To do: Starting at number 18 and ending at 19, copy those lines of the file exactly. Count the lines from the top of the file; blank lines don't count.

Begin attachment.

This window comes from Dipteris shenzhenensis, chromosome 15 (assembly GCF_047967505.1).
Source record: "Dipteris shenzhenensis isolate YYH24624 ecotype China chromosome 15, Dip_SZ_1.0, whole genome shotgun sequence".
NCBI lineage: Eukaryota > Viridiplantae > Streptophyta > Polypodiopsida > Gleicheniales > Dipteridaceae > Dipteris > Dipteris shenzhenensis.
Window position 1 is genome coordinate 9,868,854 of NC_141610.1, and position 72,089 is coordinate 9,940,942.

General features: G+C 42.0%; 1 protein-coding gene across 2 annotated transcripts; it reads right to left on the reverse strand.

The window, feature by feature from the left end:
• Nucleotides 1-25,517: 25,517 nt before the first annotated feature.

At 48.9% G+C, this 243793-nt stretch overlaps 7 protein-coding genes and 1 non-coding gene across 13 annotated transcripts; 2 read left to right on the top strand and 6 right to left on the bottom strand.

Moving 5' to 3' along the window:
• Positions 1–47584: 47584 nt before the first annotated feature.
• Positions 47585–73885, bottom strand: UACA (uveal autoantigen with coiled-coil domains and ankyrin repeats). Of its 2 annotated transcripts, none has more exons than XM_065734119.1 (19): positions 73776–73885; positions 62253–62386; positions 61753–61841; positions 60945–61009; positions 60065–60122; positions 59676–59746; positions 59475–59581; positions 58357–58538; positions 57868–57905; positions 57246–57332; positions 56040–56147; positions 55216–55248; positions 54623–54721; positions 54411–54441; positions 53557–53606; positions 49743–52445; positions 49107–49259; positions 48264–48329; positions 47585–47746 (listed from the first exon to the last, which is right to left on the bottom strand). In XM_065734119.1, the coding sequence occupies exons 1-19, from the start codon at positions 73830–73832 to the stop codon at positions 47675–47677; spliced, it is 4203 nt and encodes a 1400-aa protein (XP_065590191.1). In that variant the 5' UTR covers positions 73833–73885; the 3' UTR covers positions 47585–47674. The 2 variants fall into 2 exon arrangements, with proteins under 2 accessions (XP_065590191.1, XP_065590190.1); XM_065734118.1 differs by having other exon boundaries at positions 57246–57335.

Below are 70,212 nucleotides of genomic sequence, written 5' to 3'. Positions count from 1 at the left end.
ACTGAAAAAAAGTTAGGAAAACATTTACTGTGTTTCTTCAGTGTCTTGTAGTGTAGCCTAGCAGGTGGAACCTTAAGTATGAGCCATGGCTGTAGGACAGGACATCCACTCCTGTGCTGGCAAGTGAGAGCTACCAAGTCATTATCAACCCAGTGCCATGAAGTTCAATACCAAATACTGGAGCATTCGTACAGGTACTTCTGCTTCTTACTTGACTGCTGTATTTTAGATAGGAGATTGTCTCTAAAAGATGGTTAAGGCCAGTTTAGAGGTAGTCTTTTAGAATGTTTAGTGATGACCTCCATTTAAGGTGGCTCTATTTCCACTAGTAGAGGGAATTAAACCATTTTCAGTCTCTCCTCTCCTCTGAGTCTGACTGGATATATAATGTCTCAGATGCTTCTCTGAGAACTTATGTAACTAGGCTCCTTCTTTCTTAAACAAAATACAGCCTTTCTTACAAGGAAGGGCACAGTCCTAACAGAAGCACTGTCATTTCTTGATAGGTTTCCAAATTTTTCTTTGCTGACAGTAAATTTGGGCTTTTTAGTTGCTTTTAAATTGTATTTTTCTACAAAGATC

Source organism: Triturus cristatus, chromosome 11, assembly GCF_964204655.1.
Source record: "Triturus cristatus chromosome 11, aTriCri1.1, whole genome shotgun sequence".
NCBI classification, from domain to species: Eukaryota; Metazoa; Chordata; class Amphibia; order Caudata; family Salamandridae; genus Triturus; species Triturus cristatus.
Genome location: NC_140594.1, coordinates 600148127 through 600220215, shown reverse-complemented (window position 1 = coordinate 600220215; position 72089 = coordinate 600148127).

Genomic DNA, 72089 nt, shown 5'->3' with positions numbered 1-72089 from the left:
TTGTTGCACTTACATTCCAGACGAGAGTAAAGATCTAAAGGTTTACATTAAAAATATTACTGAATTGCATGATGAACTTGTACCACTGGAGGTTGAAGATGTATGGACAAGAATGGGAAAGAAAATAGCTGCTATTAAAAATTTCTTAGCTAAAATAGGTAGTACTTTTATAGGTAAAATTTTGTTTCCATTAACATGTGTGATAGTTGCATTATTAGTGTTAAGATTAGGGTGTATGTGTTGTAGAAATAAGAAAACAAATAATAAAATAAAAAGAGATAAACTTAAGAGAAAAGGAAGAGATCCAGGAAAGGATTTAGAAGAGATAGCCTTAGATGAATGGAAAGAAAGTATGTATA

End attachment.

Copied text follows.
Genomic DNA, 72089 nt, shown 5'->3' with positions numbered 1-72089 from the left:
TTGTTGCACTTACATTCCAGACGAGAGTAAAGATCTAAAGGTTTACATTAAAAATATTACTGAATTGCATGATGAACTTGTACCACTGGAGGTTGAAGATGTATGGACAAGAATGGGAAAGAAAATAGCTGCTATTAAAAATTTCTTAGCTAAAATAGGTAGTACTTTTATAGGTAAAATTTTGTTTCCATTAACATGTGTGATAGTTGCATTATTAGTGTTAAGATTAGGGTGTATGTGTTGTAGAAATAAGAAAACAAATAATAAAATAAAAAGAGATAAACTTAAGAGAAAAGGAAGAGATCCAGGAAAGGATTTAGAAGAGATAGCCTTAGATGAATGGAAAGAAAGTATGTATA